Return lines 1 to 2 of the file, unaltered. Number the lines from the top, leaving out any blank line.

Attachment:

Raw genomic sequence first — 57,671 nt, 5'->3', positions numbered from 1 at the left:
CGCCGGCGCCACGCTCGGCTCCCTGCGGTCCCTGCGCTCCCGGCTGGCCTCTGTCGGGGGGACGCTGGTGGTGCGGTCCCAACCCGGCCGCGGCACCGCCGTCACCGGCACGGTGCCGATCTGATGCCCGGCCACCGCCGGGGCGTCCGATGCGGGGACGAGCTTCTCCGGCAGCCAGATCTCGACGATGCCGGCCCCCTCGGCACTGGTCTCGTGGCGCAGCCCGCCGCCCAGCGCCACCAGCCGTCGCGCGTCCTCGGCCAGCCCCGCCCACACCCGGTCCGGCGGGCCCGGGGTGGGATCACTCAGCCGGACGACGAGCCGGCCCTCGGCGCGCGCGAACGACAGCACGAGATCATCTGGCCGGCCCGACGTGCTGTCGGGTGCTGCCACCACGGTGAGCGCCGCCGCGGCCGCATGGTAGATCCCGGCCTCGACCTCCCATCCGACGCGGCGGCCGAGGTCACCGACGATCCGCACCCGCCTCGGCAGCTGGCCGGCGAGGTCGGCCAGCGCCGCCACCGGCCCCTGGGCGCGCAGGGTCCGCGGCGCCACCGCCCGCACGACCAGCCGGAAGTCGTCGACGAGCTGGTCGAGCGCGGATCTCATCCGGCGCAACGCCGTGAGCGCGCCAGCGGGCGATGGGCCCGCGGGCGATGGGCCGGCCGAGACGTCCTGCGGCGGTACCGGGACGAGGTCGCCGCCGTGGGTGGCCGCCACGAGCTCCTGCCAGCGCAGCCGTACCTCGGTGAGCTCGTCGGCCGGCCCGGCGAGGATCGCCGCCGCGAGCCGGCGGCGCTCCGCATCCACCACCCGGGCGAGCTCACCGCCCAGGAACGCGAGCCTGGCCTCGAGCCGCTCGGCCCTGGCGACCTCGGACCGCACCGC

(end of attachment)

Raw genomic sequence first — 57,671 nt, 5'->3', positions numbered from 1 at the left:
CGCCGGCGCCACGCTCGGCTCCCTGCGGTCCCTGCGCTCCCGGCTGGCCTCTGTCGGGGGGACGCTGGTGGTGCGGTCCCAACCCGGCCGCGGCACCGCCGTCACCGGCACGGTGCCGATCTGATGCCCGGCCACCGCCGGGGCGTCCGATGCGGGGACGAGCTTCTCCGGCAGCCAGATCTCGACGATGCCGGCCCCCTCGGCACTGGTCTCGTGGCGCAGCCCGCCGCCCAGCGCCACCAGCCGTCGCGCGTCCTCGGCCAGCCCCGCCCACACCCGGTCCGGCGGGCCCGGGGTGGGATCACTCAGCCGGACGACGAGCCGGCCCTCGGCGCGCGCGAACGACAGCACGAGATCATCTGGCCGGCCCGACGTGCTGTCGGGTGCTGCCACCACGGTGAGCGCCGCCGCGGCCGCATGGTAGATCCCGGCCTCGACCTCCCATCCGACGCGGCGGCCGAGGTCACCGACGATCCGCACCCGCCTCGGCAGCTGGCCGGCGAGGTCGGCCAGCGCCGCCACCGGCCCCTGGGCGCGCAGGGTCCGCGGCGCCACCGCCCGCACGACCAGCCGGAAGTCGTCGACGAGCTGGTCGAGCGCGGATCTCATCCGGCGCAACGCCGTGAGCGCGCCAGCGGGCGATGGGCCCGCGGGCGATGGGCCGGCCGAGACGTCCTGCGGCGGTACCGGGACGAGGTCGCCGCCGTGGGTGGCCGCCACGAGCTCCTGCCAGCGCAGCCGTACCTCGGTGAGCTCGTCGGCCGGCCCGGCGAGGATCGCCGCCGCGAGCCGGCGGCGCTCCGCATCCACCACCCGGGCGAGCTCACCGCCCAGGAACGCGAGCCTGGCCTCGAGCCGCTCGGCCCTGGCGACCTCGGACCGCACCGC